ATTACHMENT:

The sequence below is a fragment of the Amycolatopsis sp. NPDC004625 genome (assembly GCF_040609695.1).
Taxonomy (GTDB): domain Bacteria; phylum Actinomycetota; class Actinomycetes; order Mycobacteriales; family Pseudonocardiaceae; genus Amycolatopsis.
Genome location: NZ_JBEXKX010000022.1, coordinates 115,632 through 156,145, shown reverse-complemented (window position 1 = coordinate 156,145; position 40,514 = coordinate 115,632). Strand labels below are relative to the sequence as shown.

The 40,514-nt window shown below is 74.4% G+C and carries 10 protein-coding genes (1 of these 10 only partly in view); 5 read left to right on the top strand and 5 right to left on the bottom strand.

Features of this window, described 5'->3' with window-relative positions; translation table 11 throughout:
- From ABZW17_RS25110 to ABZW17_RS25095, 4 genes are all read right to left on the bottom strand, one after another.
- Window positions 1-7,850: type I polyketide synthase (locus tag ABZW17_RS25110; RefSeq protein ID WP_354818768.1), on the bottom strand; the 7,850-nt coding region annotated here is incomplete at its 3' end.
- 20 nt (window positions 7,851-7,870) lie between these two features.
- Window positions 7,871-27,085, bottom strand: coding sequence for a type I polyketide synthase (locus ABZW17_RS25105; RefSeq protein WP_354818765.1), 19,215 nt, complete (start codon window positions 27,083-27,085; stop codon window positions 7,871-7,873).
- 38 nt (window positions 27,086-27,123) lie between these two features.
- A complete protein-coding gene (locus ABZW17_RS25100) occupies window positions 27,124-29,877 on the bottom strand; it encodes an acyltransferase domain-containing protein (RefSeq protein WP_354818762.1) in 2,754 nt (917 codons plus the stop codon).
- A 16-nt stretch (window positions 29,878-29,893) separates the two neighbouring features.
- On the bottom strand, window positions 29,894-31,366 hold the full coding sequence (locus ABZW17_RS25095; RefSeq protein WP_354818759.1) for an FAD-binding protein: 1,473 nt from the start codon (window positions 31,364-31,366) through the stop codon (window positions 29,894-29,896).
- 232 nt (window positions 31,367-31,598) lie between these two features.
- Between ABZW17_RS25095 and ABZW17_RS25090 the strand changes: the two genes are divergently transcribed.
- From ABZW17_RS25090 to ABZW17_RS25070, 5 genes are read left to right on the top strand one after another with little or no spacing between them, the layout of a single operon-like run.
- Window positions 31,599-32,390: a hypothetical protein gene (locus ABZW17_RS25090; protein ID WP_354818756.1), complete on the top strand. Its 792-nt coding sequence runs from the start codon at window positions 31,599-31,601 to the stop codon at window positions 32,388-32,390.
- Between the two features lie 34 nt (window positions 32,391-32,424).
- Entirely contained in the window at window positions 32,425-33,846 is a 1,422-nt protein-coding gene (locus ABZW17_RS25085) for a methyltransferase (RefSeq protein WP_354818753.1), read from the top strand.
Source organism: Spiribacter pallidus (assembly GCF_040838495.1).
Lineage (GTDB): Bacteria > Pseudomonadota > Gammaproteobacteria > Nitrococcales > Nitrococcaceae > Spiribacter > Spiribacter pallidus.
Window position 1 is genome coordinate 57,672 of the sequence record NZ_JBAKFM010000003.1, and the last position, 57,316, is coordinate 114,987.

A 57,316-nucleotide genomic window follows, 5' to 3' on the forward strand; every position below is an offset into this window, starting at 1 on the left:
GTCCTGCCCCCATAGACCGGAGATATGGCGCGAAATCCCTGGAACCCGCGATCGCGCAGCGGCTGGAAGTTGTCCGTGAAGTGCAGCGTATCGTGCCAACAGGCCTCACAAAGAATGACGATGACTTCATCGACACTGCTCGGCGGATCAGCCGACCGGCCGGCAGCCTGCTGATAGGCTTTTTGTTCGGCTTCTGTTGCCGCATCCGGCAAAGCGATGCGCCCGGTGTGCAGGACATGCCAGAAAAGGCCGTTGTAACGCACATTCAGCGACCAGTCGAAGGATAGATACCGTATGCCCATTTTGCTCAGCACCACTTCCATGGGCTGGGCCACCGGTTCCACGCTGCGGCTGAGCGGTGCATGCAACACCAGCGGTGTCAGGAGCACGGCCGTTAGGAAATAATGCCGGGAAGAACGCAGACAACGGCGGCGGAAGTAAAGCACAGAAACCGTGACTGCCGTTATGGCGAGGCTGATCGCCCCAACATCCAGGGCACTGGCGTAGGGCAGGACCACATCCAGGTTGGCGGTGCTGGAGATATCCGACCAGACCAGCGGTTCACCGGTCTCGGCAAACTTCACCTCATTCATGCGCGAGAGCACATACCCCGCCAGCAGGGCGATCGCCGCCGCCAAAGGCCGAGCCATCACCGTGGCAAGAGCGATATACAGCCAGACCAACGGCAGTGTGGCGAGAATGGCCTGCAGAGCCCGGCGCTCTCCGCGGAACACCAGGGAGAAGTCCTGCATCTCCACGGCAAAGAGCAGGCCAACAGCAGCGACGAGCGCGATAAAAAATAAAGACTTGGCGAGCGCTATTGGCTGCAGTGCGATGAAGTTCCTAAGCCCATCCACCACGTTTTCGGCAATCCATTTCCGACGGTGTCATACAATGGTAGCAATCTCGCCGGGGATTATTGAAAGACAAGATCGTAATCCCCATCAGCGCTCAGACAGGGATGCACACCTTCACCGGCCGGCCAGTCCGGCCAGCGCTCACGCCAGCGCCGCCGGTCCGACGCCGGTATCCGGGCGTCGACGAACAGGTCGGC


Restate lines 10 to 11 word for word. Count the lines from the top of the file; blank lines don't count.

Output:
- 38 nt (window positions 27,086-27,123) lie between these two features.
- A complete protein-coding gene (locus ABZW17_RS25100) occupies window positions 27,124-29,877 on the bottom strand; it encodes an acyltransferase domain-containing protein (RefSeq protein WP_354818762.1) in 2,754 nt (917 codons plus the stop codon).